WASHINGTON, D.C. ― In a press teleconference Thursday with the Coalition to Stop Violence Against Native American Women, U.S. Sen. Martin Heinrich (D-N.M.) called for the reauthorization and expansion of the Violence Against Women Act (VAWA).
Nationwide, the number of domestic violence incidents has been cut in half since the enactment of VAWA, and in New Mexico that number has dropped by 35 percent since 2005. One in three women still face domestic violence in New Mexico.
“The enactment of the Violence Against Women Act in 1994 was an historic acknowledgment of the significance of domestic and sexual violence. I was proud to play a role in VAWA’s last reauthorization in 2013, which expanded on the law’s successes. I fought for key provisions to more effectively combat violence against all victims by increasing protections for Native American women, gay and lesbian victims, and battered immigrant women,” Heinrich said. “I believe we need to not only reauthorize VAWA before it expires this month, but also build on its success. We need to authorize more resources for preventing domestic and sexual violence.
“We need to improve the enforcement of protective orders to protect brave individuals who have come to the courts for help. Our success in addressing the epidemic of domestic violence and sexual abuse depends on a strong reauthorization of the Violence Against Women Act. We need make this a priority right now. We cannot let this opportunity slip away.”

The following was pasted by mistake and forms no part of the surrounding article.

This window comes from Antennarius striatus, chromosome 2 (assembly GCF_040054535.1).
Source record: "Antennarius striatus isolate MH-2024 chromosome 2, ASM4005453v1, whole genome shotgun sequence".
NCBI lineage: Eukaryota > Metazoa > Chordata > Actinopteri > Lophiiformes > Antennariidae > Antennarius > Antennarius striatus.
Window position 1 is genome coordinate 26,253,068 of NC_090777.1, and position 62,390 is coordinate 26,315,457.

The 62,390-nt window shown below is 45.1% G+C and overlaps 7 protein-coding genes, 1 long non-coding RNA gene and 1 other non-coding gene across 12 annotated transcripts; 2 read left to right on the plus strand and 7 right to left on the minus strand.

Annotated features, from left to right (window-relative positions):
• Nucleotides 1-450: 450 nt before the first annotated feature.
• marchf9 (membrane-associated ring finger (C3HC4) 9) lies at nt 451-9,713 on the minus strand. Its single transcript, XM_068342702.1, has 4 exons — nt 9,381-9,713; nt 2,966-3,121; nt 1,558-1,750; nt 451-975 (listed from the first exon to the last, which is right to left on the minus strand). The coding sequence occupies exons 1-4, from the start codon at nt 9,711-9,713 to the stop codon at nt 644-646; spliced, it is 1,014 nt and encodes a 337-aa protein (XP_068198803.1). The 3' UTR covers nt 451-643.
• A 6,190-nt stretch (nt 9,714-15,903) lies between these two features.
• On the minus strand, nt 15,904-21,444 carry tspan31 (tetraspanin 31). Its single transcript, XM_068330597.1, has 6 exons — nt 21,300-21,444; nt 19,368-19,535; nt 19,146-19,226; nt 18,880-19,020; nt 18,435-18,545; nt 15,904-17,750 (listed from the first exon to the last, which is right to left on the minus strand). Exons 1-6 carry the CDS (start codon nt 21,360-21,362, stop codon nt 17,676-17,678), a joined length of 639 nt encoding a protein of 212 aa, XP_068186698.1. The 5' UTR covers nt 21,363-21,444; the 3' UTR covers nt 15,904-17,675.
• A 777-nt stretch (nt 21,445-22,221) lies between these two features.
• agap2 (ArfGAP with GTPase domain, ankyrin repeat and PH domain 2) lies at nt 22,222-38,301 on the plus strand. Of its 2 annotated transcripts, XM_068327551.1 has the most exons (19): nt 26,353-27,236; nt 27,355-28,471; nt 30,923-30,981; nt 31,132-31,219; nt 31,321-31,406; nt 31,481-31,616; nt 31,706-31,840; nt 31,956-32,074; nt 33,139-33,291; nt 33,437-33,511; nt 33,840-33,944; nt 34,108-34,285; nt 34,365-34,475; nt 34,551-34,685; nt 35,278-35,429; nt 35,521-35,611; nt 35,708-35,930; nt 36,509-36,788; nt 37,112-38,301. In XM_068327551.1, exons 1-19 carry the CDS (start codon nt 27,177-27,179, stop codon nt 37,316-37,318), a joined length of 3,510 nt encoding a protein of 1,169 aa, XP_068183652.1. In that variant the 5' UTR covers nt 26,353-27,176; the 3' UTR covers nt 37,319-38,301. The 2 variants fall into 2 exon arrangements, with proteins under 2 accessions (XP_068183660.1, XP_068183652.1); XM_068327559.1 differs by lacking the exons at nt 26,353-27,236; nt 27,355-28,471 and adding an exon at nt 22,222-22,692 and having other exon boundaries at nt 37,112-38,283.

“It is imperative that Congress reauthorize the Violence Against Women Act. Given the rates of violence against women, the reauthorization of VAWA and the proposed expansions will increase safety for our families and communities,” said Executive Director Deleana OtherBull of the Coalition to Stop Violence Against Native Women. “For those of us working in the field, we know that VAWA has been such an important piece of legislation in aiding Native women and children. But without adequate funding to add more victim services and law enforcement response, we risk allowing the pervasive cycles of violence to continue.”
Heinrich cosponsored the reauthorization of the Violence Against Women Act (VAWA), which was signed into law in 2013. Since its inception, VAWA has significantly reduced domestic violence by funding programs that protect women and children from abuse. The bipartisan 2013 reauthorization extended protections to Indian Country, LGBT and immigrant communities.
Heinrich also has been a champion of efforts to address the crisis of missing and murdered Native American women. Heinrich is a cosponsor of Savanna’s Act that would help improve information sharing with tribes, data collection, and response protocols for all levels of law enforcement. The bipartisan legislation passed in the Senate last week.